Here are some of the key influences that form the sound of Del Noah:

Link Wray and the subsequent hot rod instrumental music bands, such as the Del Fi groups (Defenders, Deuce Coupes, Darts) and the budget label groups (Winners, Blasters, etc.), culminated in the biker fuzztone of Davie Allan and the Arrows. This is the influence on songs like "Hole Shot," "Blower Explosion" and "Bajavishnu 500."

"Crime jazz": 1950's soundtrack music for film and television crime dramas (as in Del Noah's original song "The Theme from 'The Big Payroll Caper'" and cover of Elmer Bernstein's "The Man with the Golden Shifter (Arm)" is evident in Del Noah's music. Check out Pete Rugolo's "Richard Diamond" soundtrack, Mancini's "Peter Gunn," Stanley Wilson and Count Basie's music for "M Squad," etc.

'Tequila" and "Night Train": It's no coincidence that the titles of both these songs are also the names of booze. Though there were other influential songs, these two had the biggest impact on forging a sub-genre of instrumental music that was subsequently celebrated and captured in compilations like Crypt's "Las Vegas Grind" and "Jungle Exotica" and Romulan's "Frolic Diner" series'. This was distinctly sax driven music instantly synonymous with sleazy bars and strip joints, often played with a jazzy flavor by cats with chops (as opposed to the teenagers who made surf music). "Night Train," originally derived from a Duke Ellington tune, was popularized by Jimmy Forrest and was the highest profile of the greasy stripper tunes. By the mid-50's, this music was being filtered through the R&B wailings of Earl Bostic, Bill Doggett and Big Jay McNeely and transformed into psychotic rave-ups. When "Tequila" hit in '58, it set off a craze of faux bar-bandized latin insturmentals (as well as food and booze tunes) that melded with the over-the-top stripper music, and the then-current exotic craze with nonsense phrases approximating a tribal frenzy (a la "Congawa") added to the mayhem. When James Brown added his funky groove to "Night Train" in '62, it brought a whole new dimension to the sound that meshed perfectly with the twist craze and set people to bumpin', grindin' and twistin' the night away. Del Noah's tunes such as "Re-Satch-a-Go-Go," their re-arrangement of Henry Mancini's "Push the Button Max!" on "Shots in the Dark" and their medley of "Tequila/Too Much Tequila" bear this influence.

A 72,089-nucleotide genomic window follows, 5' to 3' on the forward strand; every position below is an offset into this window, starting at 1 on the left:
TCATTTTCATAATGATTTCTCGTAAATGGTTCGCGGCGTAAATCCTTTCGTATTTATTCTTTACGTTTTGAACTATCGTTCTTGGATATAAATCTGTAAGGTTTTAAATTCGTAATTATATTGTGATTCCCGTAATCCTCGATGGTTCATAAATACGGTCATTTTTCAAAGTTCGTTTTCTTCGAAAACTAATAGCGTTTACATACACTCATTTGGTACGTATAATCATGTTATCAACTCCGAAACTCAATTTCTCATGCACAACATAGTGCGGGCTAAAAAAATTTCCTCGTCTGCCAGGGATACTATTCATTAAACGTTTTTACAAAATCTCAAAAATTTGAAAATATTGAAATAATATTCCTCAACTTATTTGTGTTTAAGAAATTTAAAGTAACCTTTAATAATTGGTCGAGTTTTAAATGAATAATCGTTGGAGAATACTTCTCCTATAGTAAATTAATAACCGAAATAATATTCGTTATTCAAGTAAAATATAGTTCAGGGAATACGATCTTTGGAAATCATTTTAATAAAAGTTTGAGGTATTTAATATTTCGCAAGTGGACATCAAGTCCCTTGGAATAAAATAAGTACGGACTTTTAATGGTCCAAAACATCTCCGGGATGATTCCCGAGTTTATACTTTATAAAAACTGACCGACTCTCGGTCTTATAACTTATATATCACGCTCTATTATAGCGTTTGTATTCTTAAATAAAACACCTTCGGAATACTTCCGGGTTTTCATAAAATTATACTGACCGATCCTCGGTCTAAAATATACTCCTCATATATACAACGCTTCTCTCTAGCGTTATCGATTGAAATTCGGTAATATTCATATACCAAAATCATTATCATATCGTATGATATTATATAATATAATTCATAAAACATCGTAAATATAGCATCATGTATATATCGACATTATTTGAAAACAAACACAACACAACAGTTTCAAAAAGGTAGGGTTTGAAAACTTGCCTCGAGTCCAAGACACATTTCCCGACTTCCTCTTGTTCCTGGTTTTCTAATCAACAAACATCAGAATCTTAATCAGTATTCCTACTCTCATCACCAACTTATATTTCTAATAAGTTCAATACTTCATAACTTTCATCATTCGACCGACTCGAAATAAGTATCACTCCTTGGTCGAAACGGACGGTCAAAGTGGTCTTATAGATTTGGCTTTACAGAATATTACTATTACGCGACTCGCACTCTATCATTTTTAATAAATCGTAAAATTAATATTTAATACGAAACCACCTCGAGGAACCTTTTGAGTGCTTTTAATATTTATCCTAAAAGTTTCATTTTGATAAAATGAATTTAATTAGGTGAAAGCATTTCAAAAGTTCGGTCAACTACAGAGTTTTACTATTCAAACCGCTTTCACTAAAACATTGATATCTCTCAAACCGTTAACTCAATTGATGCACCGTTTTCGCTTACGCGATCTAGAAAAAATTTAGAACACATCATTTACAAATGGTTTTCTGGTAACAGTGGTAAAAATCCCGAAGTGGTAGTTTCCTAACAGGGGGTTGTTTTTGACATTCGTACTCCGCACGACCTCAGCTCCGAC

Hot rod/surf vocal music: There were two distinct schools of vocalizing during the early 60'surf music era. One was the pristine harmonies of the Beach Boys, Jan and Dean, the Fantastic Baggies, the Rip Chords, etc., and the other was the less-pretty but more intense style of the Midwestern bands like the Trashmen and the Rivieras. Del Noah employs more the style of the later than the former, though harmonies do pop up on tunes like "Del Noah."

"J.D./Hot Rod/Outer Space" movie music: Ronald Stein was an unsung genius. The composer of much theme music for 1950's and 1960's AIP and Allied Artists sci-fi, horror and J.D. films (ATTACK OF THE 50 FOOT WOMAN, SPIDER BABY), had a knack for creating outer-spacey, avante garde soundtrack music (check out the theme from INVASION OF THE SAUCER MEN), but was one of the few of his peers who seemed to understand honking rock and roll and gave it his weird, orchestra touch (check out the soda shop background tunes from ATTACK OF THE 50 FOOT WOMAN). However, the theme from THE GHOST OF DRAGSTRIP HOLLOW (done by Del Noah on "Blower Explosion!") was his masterpiece. He turns one of his typically spacy melodies (conjuring up images of transparent ghosts drifting across the screen) into a riff suitable for a rock and roll honking sax player like Plas Johnson (who is as likely as anyone to have been on the original soundtrack recording), then break into an all-out rock and roll middle break, before going back to weirdness-then segueing into an incessant hot rod riff to accompany the film's first scene-two cool hot-rod chicks dragging in a concrete LA riverbottom.

Hot rod movie vocal music: This is a niche area that includes James Darren's warbling of Bobby Darin's swinging title tune from THE LIVELY SET and faux-beatnik Slick Slavin's belting of the title theme from SPEED CRAZY (both covered by Del Noah).

Garage rock: From the Northwest screaming of the Sonics and Wailers, through the fuzz/farfisa sound that peaked in '66, it has always been a huge influence on the punk rock that followed. Occasionally, Del Noah shows this influence in tunes like "Mormon Cycle Poker Run."

Surf music: is among Del Noah's influences, and we do several songs that could be termed surf instrumental music (i.e. "Danger Island" and "Mafia Staff Woody"). However, in recent times, "surf music" has become the blanket term thrown over all late 50's/early 60's rock and roll instrumental music, inaccurately simplifying the history of instro tuneage. Del Noah does some surf music, but is not a surf music band.